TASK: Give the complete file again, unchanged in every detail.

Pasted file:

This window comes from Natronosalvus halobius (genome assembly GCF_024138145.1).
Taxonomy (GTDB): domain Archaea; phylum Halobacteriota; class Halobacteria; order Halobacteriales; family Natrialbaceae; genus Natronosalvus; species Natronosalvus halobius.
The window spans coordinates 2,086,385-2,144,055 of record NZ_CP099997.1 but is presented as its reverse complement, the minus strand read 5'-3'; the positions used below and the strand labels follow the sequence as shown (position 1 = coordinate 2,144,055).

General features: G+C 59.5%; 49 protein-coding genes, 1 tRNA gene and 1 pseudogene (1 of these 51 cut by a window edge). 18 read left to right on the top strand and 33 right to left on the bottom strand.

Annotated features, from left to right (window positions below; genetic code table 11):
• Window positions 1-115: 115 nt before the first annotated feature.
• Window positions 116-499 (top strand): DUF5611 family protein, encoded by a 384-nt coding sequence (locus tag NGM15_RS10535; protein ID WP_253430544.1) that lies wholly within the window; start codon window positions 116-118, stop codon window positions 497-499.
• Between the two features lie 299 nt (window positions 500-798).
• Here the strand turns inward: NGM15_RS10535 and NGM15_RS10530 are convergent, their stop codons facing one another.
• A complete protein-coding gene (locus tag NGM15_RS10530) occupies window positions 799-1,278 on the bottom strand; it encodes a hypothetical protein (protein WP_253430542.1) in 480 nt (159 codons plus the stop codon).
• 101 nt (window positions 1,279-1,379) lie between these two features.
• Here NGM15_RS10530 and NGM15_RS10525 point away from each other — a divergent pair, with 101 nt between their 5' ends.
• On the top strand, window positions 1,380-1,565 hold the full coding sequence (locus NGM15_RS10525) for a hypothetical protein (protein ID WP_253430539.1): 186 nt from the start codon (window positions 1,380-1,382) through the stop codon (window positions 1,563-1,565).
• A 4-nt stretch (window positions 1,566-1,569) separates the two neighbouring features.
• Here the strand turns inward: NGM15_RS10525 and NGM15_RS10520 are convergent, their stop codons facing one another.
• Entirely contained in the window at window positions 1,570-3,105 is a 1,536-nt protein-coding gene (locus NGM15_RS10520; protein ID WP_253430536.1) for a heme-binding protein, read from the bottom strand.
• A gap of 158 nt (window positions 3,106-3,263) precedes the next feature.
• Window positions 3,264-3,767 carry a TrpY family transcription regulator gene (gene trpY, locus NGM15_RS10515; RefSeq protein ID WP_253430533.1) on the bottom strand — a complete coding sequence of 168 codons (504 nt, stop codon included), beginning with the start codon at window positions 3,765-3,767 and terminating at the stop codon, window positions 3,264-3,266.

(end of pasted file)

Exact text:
This window comes from Natronosalvus halobius (genome assembly GCF_024138145.1).
Taxonomy (GTDB): domain Archaea; phylum Halobacteriota; class Halobacteria; order Halobacteriales; family Natrialbaceae; genus Natronosalvus; species Natronosalvus halobius.
The window spans coordinates 2,086,385-2,144,055 of record NZ_CP099997.1 but is presented as its reverse complement, the minus strand read 5'-3'; the positions used below and the strand labels follow the sequence as shown (position 1 = coordinate 2,144,055).

General features: G+C 59.5%; 49 protein-coding genes, 1 tRNA gene and 1 pseudogene (1 of these 51 cut by a window edge). 18 read left to right on the top strand and 33 right to left on the bottom strand.

Annotated features, from left to right (window positions below; genetic code table 11):
• Window positions 1-115: 115 nt before the first annotated feature.
• Window positions 116-499 (top strand): DUF5611 family protein, encoded by a 384-nt coding sequence (locus tag NGM15_RS10535; protein ID WP_253430544.1) that lies wholly within the window; start codon window positions 116-118, stop codon window positions 497-499.
• Between the two features lie 299 nt (window positions 500-798).
• Here the strand turns inward: NGM15_RS10535 and NGM15_RS10530 are convergent, their stop codons facing one another.
• A complete protein-coding gene (locus tag NGM15_RS10530) occupies window positions 799-1,278 on the bottom strand; it encodes a hypothetical protein (protein WP_253430542.1) in 480 nt (159 codons plus the stop codon).
• 101 nt (window positions 1,279-1,379) lie between these two features.
• Here NGM15_RS10530 and NGM15_RS10525 point away from each other — a divergent pair, with 101 nt between their 5' ends.
• On the top strand, window positions 1,380-1,565 hold the full coding sequence (locus NGM15_RS10525) for a hypothetical protein (protein ID WP_253430539.1): 186 nt from the start codon (window positions 1,380-1,382) through the stop codon (window positions 1,563-1,565).
• A 4-nt stretch (window positions 1,566-1,569) separates the two neighbouring features.
• Here the strand turns inward: NGM15_RS10525 and NGM15_RS10520 are convergent, their stop codons facing one another.
• Entirely contained in the window at window positions 1,570-3,105 is a 1,536-nt protein-coding gene (locus NGM15_RS10520; protein ID WP_253430536.1) for a heme-binding protein, read from the bottom strand.
• A gap of 158 nt (window positions 3,106-3,263) precedes the next feature.
• Window positions 3,264-3,767 carry a TrpY family transcription regulator gene (gene trpY, locus NGM15_RS10515; RefSeq protein ID WP_253430533.1) on the bottom strand — a complete coding sequence of 168 codons (504 nt, stop codon included), beginning with the start codon at window positions 3,765-3,767 and terminating at the stop codon, window positions 3,264-3,266.